The Powder River Basin Resource Council filed pleadings in Wyoming district court in opposition to the governor’s rejection of reforms to the management of coalbed methane (CBM) discharge water last week. The citizens group said Gov. Dave Freudenthal’s move to block the “thoroughly debated citizen initiative” was “arbitrary, capricious and not in accordance with the law.”
In late April Freudenthal said he would not approve the proposed rule as it reaches beyond the authority of the state’s Environmental Quality Act. The proposed rule had cleared the state’s Environmental Quality Council (EQC) in February after more than a year of hearings, revisions and debate. The rule, as promulgated by the EQC, would have required Wyoming’s Department of Environmental Quality (DEQ) to require industry applicants to submit representative and valid data to support their applications for permits to discharge CBM water.
The data would be used to determine that discharged water is actually put to livestock or wildlife use during periods of discharge and that the quantity of CBM water discharged does not affect overall water quality in the area.
“The council [EQC] realized that DEQ’s assumption that all the CBM water is being beneficially used by livestock and wildlife is not a legitimate way to issue permits,” said rancher Bill West. “In fact, very little of the CBM water is put to use.”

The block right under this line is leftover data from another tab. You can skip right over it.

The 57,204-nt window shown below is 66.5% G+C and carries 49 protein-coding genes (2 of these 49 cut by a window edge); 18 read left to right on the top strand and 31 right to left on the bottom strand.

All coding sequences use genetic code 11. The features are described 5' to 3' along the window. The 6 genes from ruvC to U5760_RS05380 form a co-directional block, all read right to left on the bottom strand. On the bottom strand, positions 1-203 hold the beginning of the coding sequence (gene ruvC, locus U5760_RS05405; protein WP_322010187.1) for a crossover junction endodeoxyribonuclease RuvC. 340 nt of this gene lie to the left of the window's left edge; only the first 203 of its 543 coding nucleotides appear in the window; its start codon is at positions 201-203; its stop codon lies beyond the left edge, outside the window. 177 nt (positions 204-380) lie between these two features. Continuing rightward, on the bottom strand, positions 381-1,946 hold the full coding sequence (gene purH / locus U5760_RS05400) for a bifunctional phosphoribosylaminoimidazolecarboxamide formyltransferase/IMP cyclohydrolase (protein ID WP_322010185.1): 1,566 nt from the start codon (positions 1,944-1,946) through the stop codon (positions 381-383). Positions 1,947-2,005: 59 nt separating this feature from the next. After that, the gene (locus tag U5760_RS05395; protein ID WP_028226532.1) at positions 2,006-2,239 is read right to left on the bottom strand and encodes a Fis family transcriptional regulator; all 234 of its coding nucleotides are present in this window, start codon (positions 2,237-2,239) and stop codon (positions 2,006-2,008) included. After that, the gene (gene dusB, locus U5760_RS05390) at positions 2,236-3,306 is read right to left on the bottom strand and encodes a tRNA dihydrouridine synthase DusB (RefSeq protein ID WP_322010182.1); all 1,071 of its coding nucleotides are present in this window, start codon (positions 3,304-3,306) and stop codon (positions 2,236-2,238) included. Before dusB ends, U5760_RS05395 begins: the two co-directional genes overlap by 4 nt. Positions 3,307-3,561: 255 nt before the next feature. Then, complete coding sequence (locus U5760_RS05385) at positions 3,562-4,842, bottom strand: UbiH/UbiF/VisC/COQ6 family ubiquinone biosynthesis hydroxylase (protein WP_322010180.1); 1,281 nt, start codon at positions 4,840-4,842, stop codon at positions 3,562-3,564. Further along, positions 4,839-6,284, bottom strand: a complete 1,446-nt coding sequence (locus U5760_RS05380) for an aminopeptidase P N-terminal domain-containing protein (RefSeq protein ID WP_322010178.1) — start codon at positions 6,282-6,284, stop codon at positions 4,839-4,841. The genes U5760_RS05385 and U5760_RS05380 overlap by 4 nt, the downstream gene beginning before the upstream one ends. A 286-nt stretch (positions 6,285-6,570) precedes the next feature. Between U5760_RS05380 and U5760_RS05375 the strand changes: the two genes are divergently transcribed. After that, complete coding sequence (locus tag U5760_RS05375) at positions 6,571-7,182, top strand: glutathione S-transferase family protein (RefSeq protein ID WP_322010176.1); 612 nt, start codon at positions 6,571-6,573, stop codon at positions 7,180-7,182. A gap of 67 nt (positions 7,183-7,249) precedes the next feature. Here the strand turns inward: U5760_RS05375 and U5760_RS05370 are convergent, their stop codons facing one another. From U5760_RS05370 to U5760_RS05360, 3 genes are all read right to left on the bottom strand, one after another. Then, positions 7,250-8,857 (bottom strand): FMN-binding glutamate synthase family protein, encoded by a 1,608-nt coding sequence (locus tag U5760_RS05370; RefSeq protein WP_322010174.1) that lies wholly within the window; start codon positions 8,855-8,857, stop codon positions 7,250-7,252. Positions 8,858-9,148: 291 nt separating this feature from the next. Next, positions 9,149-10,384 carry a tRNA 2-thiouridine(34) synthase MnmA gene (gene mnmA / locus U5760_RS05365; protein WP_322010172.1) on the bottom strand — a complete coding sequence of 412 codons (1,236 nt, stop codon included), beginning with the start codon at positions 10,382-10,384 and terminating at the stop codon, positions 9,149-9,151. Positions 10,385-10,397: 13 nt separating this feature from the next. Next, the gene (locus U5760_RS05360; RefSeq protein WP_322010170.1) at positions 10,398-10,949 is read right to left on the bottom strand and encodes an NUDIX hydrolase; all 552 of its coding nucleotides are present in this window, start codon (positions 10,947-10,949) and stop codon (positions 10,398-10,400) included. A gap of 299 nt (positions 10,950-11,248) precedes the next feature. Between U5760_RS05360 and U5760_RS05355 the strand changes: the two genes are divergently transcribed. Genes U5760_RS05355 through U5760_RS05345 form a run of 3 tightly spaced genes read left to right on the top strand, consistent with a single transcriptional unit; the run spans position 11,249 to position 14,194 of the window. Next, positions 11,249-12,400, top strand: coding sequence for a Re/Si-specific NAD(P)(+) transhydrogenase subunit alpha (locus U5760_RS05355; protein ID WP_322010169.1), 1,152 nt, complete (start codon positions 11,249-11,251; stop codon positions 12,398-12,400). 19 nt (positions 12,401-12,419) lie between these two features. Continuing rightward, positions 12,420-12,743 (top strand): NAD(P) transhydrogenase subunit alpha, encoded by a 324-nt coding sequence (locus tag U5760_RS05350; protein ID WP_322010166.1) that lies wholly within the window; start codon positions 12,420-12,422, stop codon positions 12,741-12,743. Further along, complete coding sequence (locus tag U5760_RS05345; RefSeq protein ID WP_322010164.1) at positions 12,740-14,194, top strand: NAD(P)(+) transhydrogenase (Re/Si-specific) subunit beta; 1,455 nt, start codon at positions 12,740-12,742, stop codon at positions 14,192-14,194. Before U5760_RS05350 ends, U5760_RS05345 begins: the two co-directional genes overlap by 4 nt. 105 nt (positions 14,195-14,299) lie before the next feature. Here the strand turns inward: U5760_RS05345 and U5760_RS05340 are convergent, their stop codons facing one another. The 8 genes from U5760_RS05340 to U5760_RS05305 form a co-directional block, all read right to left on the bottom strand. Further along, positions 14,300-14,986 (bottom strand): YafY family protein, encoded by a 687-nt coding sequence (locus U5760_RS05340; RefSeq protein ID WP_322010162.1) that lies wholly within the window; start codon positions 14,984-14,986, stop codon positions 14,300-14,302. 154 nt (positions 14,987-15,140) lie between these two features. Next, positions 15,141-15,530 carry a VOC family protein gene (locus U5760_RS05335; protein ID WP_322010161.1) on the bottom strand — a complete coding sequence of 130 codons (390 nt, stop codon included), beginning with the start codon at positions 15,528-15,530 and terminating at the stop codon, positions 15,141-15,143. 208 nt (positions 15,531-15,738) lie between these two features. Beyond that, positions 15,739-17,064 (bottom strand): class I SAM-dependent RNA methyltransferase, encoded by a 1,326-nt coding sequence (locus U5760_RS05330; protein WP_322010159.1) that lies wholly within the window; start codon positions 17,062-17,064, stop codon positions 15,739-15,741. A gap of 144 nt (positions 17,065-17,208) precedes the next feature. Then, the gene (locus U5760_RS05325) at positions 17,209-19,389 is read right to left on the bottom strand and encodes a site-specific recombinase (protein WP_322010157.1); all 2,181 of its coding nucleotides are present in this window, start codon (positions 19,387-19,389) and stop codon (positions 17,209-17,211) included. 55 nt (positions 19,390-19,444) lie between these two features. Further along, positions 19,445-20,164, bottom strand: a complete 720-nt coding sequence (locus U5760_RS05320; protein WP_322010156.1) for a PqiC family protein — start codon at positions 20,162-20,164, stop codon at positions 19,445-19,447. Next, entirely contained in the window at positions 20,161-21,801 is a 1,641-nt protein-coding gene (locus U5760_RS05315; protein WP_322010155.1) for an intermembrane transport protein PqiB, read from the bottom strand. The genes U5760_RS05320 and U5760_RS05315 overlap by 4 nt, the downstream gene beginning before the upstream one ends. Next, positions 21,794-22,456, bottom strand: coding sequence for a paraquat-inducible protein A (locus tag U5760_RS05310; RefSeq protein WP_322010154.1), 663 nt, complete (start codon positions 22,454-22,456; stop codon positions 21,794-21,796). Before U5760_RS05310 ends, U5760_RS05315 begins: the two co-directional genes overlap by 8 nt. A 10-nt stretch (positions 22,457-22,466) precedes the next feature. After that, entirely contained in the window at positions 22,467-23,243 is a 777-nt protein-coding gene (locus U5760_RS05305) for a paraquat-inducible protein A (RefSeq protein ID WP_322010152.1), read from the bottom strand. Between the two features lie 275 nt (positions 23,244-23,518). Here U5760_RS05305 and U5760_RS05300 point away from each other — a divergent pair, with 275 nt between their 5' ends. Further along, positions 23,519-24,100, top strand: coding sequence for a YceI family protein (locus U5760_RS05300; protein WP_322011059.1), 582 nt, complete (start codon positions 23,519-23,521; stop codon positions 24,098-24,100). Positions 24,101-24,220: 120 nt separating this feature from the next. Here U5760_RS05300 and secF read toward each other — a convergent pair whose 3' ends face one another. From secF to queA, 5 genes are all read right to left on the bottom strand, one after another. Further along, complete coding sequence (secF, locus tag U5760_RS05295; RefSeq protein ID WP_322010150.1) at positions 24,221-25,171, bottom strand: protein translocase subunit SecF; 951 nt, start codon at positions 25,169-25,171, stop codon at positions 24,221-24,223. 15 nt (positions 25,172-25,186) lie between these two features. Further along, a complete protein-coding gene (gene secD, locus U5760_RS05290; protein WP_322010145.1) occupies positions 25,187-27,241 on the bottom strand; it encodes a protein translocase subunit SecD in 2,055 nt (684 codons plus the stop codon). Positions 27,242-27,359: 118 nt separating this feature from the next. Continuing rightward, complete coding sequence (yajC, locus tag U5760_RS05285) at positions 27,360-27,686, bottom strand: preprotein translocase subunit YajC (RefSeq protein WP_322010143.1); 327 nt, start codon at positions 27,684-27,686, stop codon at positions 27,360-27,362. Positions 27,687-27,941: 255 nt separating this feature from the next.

“The governor’s conclusion that the rules reach beyond the statutory authority of the Environmental Quality Act is arbitrary, capricious, an abuse of discretion, not in accordance with the law and unsupported by substantial evidence,” Powder River said in its filing for review of the decision.
Powder River Chairman Bob LeResche said he was concerned by the governor’s assertion that the EQC can’t promulgate citizen-proposed rules without first clearing them with the DEQ.
“One of the things the governor claims is that they can’t change a rule at the request of citizens — that it has to originate with some bureaucrat,” LeResche said. “But that’s not the way democracy works. It’s not the way rules are set up in Wyoming. Our citizens in Wyoming have successfully petitioned the council before, and other governors have not demanded bureaucratic approval.”
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